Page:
Monday, June 20, 2011

How safe is abortion?

While abortion advocates frequently claim abortion is one of the safest surgical procedures, the lack of accurate complication reporting makes it difficult to know how safe abortion really is. Donna Harrison (a doctor from Michigan and a former president of the American Association of Pro-Life Obstetricians and Gynecologists) and Clarke Forsythe (senior counsel for Americans United for Life) explain:
Abortion advocates commonly claim that "abortion is safer than childbirth." But is that true? Little published information exists in the United States on deaths and complications resulting from abortion.

In the U.S., there are two sources of data on abortion deaths and complications, both equally unreliable: the Centers for Disease Control (CDC) and the Alan Guttmacher Institute. Both rely on voluntary (not mandatory) reporting. Neither has any reliable mechanism for double-checking the accuracy of the submitted information.

The CDC gets its data on the number of abortions from state public-health departments; the reporting is completely voluntary. In contrast to most important health indicators - births, deaths, cancer, HIV, STDs, etc. - there is no national reporting law requiring that abortions or their complications be reported to national health officials or agencies.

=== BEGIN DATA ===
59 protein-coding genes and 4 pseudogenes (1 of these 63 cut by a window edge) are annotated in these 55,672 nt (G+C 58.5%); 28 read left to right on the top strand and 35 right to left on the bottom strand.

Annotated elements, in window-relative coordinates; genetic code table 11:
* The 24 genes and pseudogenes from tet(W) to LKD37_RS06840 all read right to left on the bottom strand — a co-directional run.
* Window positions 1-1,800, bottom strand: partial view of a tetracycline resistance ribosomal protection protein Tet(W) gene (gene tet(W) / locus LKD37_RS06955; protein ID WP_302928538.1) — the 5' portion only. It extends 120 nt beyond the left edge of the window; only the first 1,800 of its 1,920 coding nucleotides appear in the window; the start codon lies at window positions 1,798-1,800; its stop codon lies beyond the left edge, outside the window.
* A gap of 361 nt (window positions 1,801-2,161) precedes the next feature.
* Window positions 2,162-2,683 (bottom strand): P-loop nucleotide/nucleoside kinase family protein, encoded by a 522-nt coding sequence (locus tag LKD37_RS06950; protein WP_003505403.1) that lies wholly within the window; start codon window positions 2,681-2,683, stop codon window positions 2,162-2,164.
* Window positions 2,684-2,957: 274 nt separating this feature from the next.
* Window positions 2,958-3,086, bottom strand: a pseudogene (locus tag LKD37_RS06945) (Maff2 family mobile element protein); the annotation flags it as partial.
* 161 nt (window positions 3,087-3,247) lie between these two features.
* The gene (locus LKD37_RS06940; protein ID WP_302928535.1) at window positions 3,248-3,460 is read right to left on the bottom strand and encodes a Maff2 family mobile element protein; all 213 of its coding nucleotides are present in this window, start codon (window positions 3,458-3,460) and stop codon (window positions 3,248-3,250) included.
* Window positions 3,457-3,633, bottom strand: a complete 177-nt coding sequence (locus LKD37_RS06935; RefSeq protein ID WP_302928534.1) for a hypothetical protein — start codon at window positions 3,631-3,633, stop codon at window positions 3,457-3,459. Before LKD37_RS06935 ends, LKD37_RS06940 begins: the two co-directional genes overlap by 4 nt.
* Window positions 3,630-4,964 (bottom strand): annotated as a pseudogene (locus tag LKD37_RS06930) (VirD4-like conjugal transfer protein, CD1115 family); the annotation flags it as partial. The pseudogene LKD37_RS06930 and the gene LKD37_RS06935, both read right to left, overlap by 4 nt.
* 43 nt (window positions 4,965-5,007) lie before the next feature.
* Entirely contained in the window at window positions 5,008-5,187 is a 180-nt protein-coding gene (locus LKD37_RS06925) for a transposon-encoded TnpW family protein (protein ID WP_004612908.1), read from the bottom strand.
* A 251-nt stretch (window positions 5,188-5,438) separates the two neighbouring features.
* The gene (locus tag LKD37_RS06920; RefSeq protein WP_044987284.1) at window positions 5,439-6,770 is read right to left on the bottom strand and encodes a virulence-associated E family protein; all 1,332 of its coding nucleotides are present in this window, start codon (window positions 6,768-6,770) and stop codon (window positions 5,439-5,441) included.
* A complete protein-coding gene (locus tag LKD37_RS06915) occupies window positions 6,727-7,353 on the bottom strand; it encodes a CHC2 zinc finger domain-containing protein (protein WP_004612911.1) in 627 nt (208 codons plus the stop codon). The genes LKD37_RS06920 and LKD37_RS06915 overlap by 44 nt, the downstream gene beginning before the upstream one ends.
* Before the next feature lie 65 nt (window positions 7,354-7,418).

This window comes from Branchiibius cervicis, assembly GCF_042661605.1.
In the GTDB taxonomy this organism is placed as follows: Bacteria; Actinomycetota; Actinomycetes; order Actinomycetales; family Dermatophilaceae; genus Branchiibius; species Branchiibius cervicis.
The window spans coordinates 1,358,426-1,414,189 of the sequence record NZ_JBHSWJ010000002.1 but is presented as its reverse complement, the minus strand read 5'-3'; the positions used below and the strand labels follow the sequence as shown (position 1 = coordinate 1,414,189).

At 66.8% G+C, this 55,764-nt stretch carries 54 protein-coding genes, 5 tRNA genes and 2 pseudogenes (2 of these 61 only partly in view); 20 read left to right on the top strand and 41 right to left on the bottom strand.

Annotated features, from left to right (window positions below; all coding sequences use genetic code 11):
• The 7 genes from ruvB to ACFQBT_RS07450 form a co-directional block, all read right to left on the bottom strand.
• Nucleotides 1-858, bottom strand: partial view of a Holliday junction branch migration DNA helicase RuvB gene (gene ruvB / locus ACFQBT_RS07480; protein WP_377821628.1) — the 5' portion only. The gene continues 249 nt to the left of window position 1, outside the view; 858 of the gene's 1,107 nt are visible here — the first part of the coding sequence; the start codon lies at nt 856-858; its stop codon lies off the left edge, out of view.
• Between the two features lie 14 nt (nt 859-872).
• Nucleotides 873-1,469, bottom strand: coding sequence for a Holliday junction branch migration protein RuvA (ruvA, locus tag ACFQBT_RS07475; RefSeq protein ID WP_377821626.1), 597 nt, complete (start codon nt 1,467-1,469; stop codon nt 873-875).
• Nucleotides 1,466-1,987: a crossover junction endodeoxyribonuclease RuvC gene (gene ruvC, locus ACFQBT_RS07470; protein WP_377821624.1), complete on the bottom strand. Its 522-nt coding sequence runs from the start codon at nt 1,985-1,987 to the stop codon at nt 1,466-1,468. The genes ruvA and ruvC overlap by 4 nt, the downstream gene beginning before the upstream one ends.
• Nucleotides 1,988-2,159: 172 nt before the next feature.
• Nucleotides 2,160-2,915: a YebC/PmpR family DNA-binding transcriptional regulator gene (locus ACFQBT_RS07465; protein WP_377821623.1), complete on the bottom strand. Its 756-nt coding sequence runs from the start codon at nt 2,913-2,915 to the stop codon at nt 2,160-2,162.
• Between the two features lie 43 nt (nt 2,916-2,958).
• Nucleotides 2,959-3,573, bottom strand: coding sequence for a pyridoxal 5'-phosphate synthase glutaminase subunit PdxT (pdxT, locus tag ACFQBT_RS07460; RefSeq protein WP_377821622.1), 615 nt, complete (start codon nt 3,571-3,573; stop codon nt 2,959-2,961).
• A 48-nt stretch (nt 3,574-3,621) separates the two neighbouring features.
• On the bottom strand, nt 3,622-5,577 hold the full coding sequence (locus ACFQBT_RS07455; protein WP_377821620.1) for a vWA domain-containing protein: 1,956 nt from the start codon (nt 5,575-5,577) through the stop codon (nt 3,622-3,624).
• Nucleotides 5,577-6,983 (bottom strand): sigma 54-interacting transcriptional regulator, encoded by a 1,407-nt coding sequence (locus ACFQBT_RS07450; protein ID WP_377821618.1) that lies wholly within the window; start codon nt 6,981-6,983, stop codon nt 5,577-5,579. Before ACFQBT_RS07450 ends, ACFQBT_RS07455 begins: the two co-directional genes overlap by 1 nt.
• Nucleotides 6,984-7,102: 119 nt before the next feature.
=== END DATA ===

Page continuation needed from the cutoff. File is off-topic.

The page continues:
Most state abortion-data collection is haphazard and relies on the willingness of abortion providers to share their records voluntarily. Some states, like California - which has a quarter of all abortions annually (300,000) - don't report at all. California, New Hampshire, and Alaska haven't reported their abortion data to the CDC since 1998. So the CDC data is not much better than "garbage in, garbage out."

This nonchalance about deaths and complications from a procedure performed on one out of every three pregnant women in the United States is unconscionable, especially in light of a study in the April 2010 Lancet showing that maternal mortality in the United States has increased.